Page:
The German Fraunhofer Institute for Solar Energy (ISE) has set a new world record for efficiency in photovoltaic modules. Scientists at the institute have achieved an efficiency of 41.4% for a solar module that uses both high concentration photovoltaic and tandem cell technology.
The Fraunhofer ISE, together with the EU-funded CPVMatch project, set a new record for solar module efficiency at 41.4%.
The module measures 122 cm² and uses a multi-junction tandem cell configuration, with multiple layers of active cellular material stacked on top of each other to absorb different sections of the light spectrum. Fraunhofer did not specify the cellular materials used in the recording module, except that they are based on III-V composite semiconductors.
The module is also based on concentrating photovoltaic (CPV) technology, in which sunlight is focused on a cell by means of a Fresnel lens. The team says they were able to use achromatic lenses in the module, contributing to the record efficiency. This technology has been shown to allow very high levels of efficiency, but so far it has received little commercial acceptance as its performance is limited to areas with high levels of direct solar irradiation.
“We are very satisfied with these results, which pave the way for further efficiency gains in concentrating technology,” says Andreas Bett, director of the Fraunhofer ISE. “Photovoltaics are booming around the world and we see great potential for this particularly efficient module technology. It significantly reduces the use of resources for energy conversion per unit area and, therefore, contributes to greater sustainability ”.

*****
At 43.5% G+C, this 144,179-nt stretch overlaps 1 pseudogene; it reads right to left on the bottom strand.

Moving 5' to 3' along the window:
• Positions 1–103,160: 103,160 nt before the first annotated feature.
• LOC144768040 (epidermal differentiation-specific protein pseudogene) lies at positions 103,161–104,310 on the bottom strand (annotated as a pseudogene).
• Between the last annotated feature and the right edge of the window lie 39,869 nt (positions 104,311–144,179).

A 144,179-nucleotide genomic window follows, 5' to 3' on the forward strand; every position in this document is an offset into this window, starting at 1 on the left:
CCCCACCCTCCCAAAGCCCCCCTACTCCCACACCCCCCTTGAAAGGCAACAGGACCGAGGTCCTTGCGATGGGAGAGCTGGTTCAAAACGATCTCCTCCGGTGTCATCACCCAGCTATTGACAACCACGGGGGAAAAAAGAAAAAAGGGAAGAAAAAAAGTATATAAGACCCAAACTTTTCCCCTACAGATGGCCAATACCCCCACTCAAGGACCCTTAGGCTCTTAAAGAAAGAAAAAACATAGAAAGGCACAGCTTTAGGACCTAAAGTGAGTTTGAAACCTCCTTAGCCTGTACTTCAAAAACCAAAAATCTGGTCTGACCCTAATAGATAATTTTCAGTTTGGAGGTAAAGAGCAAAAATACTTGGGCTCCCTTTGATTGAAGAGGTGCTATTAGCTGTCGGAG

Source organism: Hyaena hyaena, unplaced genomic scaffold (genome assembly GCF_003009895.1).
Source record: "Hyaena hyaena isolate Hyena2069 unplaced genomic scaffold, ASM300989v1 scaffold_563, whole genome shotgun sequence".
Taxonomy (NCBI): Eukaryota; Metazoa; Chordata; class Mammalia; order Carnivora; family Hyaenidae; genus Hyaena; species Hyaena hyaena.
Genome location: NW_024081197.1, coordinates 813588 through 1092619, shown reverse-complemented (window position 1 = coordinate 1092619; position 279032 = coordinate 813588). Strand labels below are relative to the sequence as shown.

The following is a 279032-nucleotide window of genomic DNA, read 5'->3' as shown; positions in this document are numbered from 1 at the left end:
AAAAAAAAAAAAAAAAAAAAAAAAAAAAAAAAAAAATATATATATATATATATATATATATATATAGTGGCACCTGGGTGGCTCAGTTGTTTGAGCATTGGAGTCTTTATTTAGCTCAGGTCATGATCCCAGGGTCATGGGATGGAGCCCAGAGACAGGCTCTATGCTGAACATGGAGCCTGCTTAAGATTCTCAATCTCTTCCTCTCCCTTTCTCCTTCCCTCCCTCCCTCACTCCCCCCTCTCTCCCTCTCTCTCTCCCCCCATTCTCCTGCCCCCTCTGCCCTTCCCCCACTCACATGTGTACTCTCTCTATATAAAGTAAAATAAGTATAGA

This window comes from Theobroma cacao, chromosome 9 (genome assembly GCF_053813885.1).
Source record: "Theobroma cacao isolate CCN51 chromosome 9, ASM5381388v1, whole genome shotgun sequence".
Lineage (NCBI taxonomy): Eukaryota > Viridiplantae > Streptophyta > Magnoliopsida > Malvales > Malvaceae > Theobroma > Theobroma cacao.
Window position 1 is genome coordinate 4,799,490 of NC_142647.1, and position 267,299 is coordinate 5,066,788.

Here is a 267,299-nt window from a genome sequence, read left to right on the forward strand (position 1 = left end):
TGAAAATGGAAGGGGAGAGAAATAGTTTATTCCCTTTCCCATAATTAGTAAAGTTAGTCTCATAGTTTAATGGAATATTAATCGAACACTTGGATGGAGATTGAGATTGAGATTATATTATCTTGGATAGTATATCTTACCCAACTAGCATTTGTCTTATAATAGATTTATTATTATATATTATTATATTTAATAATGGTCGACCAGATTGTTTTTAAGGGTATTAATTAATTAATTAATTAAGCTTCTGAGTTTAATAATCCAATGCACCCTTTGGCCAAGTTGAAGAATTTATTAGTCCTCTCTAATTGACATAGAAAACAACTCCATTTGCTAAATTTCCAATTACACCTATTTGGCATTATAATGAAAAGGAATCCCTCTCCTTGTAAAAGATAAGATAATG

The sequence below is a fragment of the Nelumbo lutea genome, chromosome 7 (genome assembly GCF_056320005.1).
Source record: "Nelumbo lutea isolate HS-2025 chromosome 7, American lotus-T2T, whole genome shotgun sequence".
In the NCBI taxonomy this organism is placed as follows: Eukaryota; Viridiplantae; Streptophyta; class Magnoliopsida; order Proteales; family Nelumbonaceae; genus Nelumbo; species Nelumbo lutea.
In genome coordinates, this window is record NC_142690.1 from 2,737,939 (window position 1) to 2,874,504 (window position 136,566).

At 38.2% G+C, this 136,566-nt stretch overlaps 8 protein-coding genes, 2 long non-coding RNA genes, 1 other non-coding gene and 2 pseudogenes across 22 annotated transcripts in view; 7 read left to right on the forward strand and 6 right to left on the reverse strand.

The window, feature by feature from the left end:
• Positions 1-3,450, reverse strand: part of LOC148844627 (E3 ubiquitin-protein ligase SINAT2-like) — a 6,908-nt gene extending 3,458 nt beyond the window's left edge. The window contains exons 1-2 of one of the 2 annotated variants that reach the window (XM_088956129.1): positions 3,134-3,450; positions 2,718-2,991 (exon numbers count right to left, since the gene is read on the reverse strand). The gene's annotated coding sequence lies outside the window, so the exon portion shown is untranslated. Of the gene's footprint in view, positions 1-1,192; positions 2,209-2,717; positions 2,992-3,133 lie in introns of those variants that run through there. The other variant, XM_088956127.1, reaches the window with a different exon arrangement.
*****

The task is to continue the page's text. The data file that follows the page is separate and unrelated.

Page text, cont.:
As early as 2014, Fraunhofer ISE was part of a collaboration that achieved cell efficiency of 46% using combined concentrator technology and III-V multi-junction technology. Since then, he has collaborated with the CPVMatch project to advance this technology.
“At CPVMatch, we’ve covered every step of hub module production, from materials, cell fabrication and production systems, to the challenges facing module fabrication,” says Gerald Siefer, Manager of the characterization project of III-V cells and modules at Fraunhofer ISE.
While the achievement of the Fraunhofer ISE is undoubtedly impressive, and the researchers claim to have also been able to “optimize production”, it should be noted that, while extremely efficient, III-V materials are often prohibitive. expensive when it comes to mass production and so far have only been used in very specific applications, such as satellites and drones, where high efficiency is more important than cost.
This achievement could allow CPV to better compete with concentrated solar power – which converts heat from the sun into steam to generate electricity – in regions with hot, dry climates and few clouds.
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